Navigating the space between taking care of the needs of the self and assisting with the needs of others is often fraught with difficult decisions. Some people are more prone to prioritize the self and some are more likely to sacrifice for others. Over the previous two essays we have utilized the first part of Hillel’s aphorism in Avot 1:14 (“If I am not for myself, who will be for me?”) to accentuate the importance of taking individual responsibility for one’s own growth, and the second part (“If I am only for myself, what am I”) to emphasize the importance of social responsibility to service others.
Rabbi Jonathan Sacks relates a conversation he had with the Catholic historian Paul Johnson (author of “A History of the Jews”), who noted that cultures are generally good at either focusing on the individual (like the secular West today), or the collective (communist Russia or China). One of the greatest achievements of Judaism, according to Johnson, has been to strike that rare, difficult, and delicate balance between the two. In essence, Rabbi Sacks notes, encapsulating Hillel’s maxim in historical terms.
To take the analysis one step further, we may ask, how exactly are we supposed to understand this balance? One way to understand it is that there will forever be a tension between the needs of self and the needs of others. We can’t focus exclusively on others because the self would deteriorate, but we also can’t focus exclusively on the self, because that would be selfish. The downside of such a conceptualization is that it can engender stress and guilt about whether or not the balance is being struck properly.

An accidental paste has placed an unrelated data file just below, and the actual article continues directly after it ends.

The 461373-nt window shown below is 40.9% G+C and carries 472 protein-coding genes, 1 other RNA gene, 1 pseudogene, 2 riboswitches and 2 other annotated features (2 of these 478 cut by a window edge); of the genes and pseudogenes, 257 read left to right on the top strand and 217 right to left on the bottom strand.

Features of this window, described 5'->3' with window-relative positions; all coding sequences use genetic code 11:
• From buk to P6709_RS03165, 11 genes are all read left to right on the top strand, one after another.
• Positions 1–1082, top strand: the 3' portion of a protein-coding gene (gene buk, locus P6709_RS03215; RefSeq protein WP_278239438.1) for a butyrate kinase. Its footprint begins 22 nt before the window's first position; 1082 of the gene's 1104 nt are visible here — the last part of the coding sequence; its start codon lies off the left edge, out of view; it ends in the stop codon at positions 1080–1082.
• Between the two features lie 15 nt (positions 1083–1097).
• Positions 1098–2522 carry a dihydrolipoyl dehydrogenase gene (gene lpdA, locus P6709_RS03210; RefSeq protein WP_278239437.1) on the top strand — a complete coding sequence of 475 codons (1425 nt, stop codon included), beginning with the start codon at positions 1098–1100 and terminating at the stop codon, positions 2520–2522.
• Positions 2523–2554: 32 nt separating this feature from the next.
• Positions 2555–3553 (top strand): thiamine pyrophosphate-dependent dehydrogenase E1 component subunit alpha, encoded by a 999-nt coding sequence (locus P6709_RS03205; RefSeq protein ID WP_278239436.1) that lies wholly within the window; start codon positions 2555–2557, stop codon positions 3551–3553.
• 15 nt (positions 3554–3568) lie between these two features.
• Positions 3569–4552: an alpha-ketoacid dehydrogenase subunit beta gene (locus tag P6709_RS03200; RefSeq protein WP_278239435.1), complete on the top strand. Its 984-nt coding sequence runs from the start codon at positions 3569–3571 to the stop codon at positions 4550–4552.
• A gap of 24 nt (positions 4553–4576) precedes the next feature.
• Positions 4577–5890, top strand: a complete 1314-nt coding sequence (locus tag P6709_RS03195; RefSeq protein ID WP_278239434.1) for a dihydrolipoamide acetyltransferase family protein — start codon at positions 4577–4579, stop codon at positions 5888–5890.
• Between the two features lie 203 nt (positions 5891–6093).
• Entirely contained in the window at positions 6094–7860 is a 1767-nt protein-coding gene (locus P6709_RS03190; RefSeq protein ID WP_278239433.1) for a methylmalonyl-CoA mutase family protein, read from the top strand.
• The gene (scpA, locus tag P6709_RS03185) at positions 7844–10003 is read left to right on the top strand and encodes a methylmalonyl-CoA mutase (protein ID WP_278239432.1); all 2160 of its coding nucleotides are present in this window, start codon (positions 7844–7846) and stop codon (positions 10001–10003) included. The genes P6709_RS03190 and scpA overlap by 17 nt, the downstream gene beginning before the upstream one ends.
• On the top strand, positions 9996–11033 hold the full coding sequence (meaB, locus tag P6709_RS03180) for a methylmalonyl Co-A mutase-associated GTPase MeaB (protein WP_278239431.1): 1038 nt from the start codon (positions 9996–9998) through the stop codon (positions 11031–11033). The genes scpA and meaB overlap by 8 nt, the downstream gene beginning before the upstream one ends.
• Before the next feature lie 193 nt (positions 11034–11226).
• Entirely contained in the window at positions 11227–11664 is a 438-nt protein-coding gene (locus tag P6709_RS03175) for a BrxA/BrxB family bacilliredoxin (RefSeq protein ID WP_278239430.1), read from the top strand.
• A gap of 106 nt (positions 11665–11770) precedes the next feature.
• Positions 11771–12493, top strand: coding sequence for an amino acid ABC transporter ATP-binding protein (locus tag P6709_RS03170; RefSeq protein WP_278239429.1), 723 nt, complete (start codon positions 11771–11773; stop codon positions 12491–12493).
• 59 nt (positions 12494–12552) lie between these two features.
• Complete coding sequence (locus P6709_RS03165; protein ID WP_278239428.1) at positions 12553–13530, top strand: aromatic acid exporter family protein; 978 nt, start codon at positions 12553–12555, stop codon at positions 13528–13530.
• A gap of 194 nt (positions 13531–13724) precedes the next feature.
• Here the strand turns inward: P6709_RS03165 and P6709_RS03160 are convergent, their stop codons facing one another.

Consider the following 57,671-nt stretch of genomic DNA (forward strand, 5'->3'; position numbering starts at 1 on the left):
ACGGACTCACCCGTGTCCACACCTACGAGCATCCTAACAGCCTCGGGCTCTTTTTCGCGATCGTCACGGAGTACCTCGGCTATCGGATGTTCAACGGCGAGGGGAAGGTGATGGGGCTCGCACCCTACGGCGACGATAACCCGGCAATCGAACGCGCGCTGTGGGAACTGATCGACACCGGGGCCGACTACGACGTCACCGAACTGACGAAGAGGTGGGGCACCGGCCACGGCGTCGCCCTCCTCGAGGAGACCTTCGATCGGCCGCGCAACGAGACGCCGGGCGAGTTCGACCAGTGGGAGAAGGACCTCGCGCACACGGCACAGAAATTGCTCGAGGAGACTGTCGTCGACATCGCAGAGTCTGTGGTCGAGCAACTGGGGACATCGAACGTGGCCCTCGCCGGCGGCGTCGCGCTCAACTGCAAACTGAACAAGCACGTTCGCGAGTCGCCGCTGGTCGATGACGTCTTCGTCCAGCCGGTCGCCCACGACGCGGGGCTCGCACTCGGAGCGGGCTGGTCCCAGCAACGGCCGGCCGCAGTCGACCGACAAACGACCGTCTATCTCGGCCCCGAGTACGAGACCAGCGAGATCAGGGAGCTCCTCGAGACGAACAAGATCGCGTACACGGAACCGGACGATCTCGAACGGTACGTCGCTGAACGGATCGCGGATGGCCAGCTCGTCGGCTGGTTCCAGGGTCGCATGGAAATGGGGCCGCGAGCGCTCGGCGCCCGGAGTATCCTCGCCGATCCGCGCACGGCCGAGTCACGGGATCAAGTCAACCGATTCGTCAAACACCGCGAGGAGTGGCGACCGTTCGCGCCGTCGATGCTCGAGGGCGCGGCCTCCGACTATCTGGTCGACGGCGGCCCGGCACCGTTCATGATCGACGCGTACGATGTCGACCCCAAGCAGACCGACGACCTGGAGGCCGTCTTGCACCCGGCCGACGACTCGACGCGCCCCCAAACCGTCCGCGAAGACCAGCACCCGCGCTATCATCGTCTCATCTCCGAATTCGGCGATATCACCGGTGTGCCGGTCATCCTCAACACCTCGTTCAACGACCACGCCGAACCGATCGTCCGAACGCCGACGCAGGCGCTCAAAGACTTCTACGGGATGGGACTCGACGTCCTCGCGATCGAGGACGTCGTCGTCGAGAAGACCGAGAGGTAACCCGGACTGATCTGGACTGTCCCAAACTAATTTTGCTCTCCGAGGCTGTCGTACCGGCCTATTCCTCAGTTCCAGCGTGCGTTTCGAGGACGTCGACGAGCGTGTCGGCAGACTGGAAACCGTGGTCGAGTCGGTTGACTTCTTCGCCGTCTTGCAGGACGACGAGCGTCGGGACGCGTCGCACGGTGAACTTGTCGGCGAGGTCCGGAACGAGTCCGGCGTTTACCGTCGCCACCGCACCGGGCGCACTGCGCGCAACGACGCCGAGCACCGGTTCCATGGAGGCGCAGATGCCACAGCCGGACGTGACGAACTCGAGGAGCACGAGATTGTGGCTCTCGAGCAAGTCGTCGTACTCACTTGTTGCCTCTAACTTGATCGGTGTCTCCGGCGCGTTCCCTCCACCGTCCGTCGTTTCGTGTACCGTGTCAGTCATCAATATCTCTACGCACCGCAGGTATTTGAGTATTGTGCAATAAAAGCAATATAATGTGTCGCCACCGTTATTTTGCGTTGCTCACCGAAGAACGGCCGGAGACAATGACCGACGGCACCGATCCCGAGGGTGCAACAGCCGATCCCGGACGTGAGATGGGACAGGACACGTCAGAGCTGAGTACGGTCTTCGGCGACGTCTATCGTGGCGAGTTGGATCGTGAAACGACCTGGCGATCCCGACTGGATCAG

Rabbi Shimon Shkop presents a powerful alternative understanding that may serve as a more inspiring model. The key to reconcile the challenge of self and others, lies within our conceptualization of our ani – our sense of self. There can be little debate that the self needs to be prioritized. The question is how expansive is our view of the self. We can have a self-absorbed ani, which only focuses on our own needs. Yet, we can also expand our sense of self to include others. We can start by incorporating family members and friends, and then continually expand to the inclusion of community, the Jewish people, and then to the entirety of creation.
This idea, he contends, is embedded within Hillel’s teaching in Avot. “If I am not for me, who will be for me?” teaches that “It is fitting for each person to strive to be concerned for his welfare.” Yet,
“simultaneously, he must also strive to understand that “when I am for myself, what am I?” If he constricts his “I” to a narrow domain, limited to what the eye can see, then his “I” – what is it? It is shallow and inconsequential. However, if his feelings are broader and include [all of] creation, seeing that he is a great person and also like a small limb in this great body, then he is lofty and of great worth.”
Rabbi Shkop’s description relates to Arthur and Elain Aron’s self-expansion model of relationships, which conceptualizes the formation of relationships as having the sense of self expand to include the identity and needs of others. In relationships that are constructed this way, helping the other is in a sense helping the self, and helping the self is also helping the other. As the other gets incorporated in the sense of self, there is potentially less tension and conflict in determining the proper balance between prioritizing self-versus helping others.
As we move forward in learning Pirkei Avot, the themes of personal responsibility and social responsibility will continually be in the background. We are responsible for our own growth and we must service others. To the extent that we can work on expanding our sense of self to include others, these two will not be competing ideas, but one overarching goal towards the betterment of self and society.